Short of Taking Medicine, What Can I Do to Deal With My Symptoms?
The best approach to reducing menopause symptoms is to look at your lifestyle and make simple changes.
At What Point Might I Consider Drug Therapy and What Are the Options?
If you are unable to make the lifestyle changes listed above, or you do and your symptoms are still troublesome, you may consider trying medication. Because symptoms of menopause are caused by decreasing estrogen, one approach is to replace the estrogen you are losing.
Estrogen therapy, called ET, is the most effective treatment for menopausal symptoms. Sometimes, ET is given as tablets or capsules that you take by mouth, but it can also be given as a patch or a ring that is placed in your vagina. If you still have a uterus (it hasn’t been removed by hysterectomy), your doctor may give you progestin with estrogen. And, if you are sexually active, your doctor may prescribe oral contraceptives, because they contain estrogen, too.
There has been a lot of publicity about estrogens lately based on some research studies that showed that estrogens increase the chance of getting cancer of the uterus and may increase the risk of heart trouble, especially in older women. Because of this, your doctor will prescribe estrogens at the lowest dose possible for your treatment and only as long as needed. Pharmacists who dispense estrogens will always include written information with your prescription. Be sure to read it carefully before you start taking estrogens.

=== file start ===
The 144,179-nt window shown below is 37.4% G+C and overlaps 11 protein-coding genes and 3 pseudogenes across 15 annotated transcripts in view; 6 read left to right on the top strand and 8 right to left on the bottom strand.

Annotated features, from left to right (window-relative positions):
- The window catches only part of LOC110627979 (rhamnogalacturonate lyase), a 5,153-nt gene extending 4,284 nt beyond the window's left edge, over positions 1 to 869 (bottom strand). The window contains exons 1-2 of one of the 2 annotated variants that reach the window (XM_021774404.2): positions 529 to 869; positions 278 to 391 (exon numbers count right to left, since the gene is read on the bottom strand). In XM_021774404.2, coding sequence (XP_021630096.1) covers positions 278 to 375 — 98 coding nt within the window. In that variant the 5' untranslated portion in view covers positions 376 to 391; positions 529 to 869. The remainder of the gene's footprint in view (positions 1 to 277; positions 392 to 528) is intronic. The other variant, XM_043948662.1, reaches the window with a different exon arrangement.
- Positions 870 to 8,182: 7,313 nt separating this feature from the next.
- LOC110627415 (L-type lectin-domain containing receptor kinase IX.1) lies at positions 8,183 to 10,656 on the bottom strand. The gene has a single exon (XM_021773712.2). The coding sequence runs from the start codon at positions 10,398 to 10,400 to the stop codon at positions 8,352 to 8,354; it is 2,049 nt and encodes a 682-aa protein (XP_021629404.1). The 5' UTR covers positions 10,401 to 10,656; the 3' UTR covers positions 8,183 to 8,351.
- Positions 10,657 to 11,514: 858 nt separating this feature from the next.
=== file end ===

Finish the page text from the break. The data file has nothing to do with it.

Your doctor might also suggest trying a drug called a selective serotonin/ norepinephrine reuptake inhibitor. These drugs were originally developed to treat depression, but also seem to reduce the number and severity of hot flashes for many women. They may also help if you have problems with irritability or mood swings. Side effects of these agents may include headache, dry mouth, nausea, difficulty sleeping, and sexual dysfunction.
Some women turn to complementary and alternative medicine therapy, or “herbal treatments,” for relief. There is no proof that any of the most popular remedies—plant-derived phytoestrogens from soy supplements, black cohosh, or vitamin E—are effective. For some women, they may offer some relief, however.
If I Decide to Use Medicine to Address My Symptoms, What Do I Need to Know?
You should never use estrogens if you have unusual vaginal bleeding, currently have or have had certain cancers, have had a stroke or heart attack in the past year, or have blood clots or liver problems. You should also avoid estrogens if you think you may be pregnant. You should use any medicine for menopausal symptoms at the lowest dose possible to get relief and only as long as needed. Read all of the written material when you fill your prescription, and call your doctor or pharmacist if you have questions. PT
Ms. Wick is a senior clinical research pharmacist at the National Cancer Institute, National Institutes of Health, Bethesda, Maryland. The views expressed are those of the author and not those of any government agency.